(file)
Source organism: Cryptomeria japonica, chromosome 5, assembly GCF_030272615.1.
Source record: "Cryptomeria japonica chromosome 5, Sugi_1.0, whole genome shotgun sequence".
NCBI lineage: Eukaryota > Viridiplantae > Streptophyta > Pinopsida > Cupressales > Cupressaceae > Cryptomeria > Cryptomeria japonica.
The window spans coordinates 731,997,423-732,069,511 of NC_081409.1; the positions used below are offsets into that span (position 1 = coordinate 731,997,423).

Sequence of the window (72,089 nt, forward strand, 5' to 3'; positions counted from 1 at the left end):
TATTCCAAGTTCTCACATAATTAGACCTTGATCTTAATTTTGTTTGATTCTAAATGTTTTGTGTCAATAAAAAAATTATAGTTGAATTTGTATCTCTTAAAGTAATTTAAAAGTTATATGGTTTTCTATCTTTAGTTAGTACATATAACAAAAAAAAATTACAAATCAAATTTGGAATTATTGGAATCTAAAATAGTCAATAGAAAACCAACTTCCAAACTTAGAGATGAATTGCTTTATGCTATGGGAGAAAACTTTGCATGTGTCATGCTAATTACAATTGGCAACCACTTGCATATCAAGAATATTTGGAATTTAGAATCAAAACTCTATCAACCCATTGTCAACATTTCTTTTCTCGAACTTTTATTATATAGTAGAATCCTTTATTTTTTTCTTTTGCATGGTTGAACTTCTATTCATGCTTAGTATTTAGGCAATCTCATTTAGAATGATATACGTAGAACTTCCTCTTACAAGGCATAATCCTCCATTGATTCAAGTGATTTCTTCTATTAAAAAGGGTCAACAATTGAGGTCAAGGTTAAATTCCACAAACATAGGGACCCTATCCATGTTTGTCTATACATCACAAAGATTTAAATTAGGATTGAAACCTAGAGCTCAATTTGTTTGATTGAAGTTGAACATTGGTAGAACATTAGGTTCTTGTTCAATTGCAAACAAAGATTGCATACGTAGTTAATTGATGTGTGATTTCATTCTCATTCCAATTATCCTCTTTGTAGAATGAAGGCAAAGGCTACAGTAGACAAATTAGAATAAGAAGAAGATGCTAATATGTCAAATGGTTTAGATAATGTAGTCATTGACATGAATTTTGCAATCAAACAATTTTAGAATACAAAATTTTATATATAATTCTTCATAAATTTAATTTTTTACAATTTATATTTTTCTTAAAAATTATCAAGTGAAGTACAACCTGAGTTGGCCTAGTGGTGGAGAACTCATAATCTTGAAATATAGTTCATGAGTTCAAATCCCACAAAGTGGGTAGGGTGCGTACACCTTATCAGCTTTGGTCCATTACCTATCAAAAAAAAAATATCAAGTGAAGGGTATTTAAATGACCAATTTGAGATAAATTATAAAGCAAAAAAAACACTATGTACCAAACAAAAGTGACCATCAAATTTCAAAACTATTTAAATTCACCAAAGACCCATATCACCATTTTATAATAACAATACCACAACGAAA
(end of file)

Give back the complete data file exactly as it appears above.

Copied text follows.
Source organism: Cryptomeria japonica, chromosome 5, assembly GCF_030272615.1.
Source record: "Cryptomeria japonica chromosome 5, Sugi_1.0, whole genome shotgun sequence".
NCBI lineage: Eukaryota > Viridiplantae > Streptophyta > Pinopsida > Cupressales > Cupressaceae > Cryptomeria > Cryptomeria japonica.
The window spans coordinates 731,997,423-732,069,511 of NC_081409.1; the positions used below are offsets into that span (position 1 = coordinate 731,997,423).

Sequence of the window (72,089 nt, forward strand, 5' to 3'; positions counted from 1 at the left end):
TATTCCAAGTTCTCACATAATTAGACCTTGATCTTAATTTTGTTTGATTCTAAATGTTTTGTGTCAATAAAAAAATTATAGTTGAATTTGTATCTCTTAAAGTAATTTAAAAGTTATATGGTTTTCTATCTTTAGTTAGTACATATAACAAAAAAAAATTACAAATCAAATTTGGAATTATTGGAATCTAAAATAGTCAATAGAAAACCAACTTCCAAACTTAGAGATGAATTGCTTTATGCTATGGGAGAAAACTTTGCATGTGTCATGCTAATTACAATTGGCAACCACTTGCATATCAAGAATATTTGGAATTTAGAATCAAAACTCTATCAACCCATTGTCAACATTTCTTTTCTCGAACTTTTATTATATAGTAGAATCCTTTATTTTTTTCTTTTGCATGGTTGAACTTCTATTCATGCTTAGTATTTAGGCAATCTCATTTAGAATGATATACGTAGAACTTCCTCTTACAAGGCATAATCCTCCATTGATTCAAGTGATTTCTTCTATTAAAAAGGGTCAACAATTGAGGTCAAGGTTAAATTCCACAAACATAGGGACCCTATCCATGTTTGTCTATACATCACAAAGATTTAAATTAGGATTGAAACCTAGAGCTCAATTTGTTTGATTGAAGTTGAACATTGGTAGAACATTAGGTTCTTGTTCAATTGCAAACAAAGATTGCATACGTAGTTAATTGATGTGTGATTTCATTCTCATTCCAATTATCCTCTTTGTAGAATGAAGGCAAAGGCTACAGTAGACAAATTAGAATAAGAAGAAGATGCTAATATGTCAAATGGTTTAGATAATGTAGTCATTGACATGAATTTTGCAATCAAACAATTTTAGAATACAAAATTTTATATATAATTCTTCATAAATTTAATTTTTTACAATTTATATTTTTCTTAAAAATTATCAAGTGAAGTACAACCTGAGTTGGCCTAGTGGTGGAGAACTCATAATCTTGAAATATAGTTCATGAGTTCAAATCCCACAAAGTGGGTAGGGTGCGTACACCTTATCAGCTTTGGTCCATTACCTATCAAAAAAAAAATATCAAGTGAAGGGTATTTAAATGACCAATTTGAGATAAATTATAAAGCAAAAAAAACACTATGTACCAAACAAAAGTGACCATCAAATTTCAAAACTATTTAAATTCACCAAAGACCCATATCACCATTTTATAATAACAATACCACAACGAAA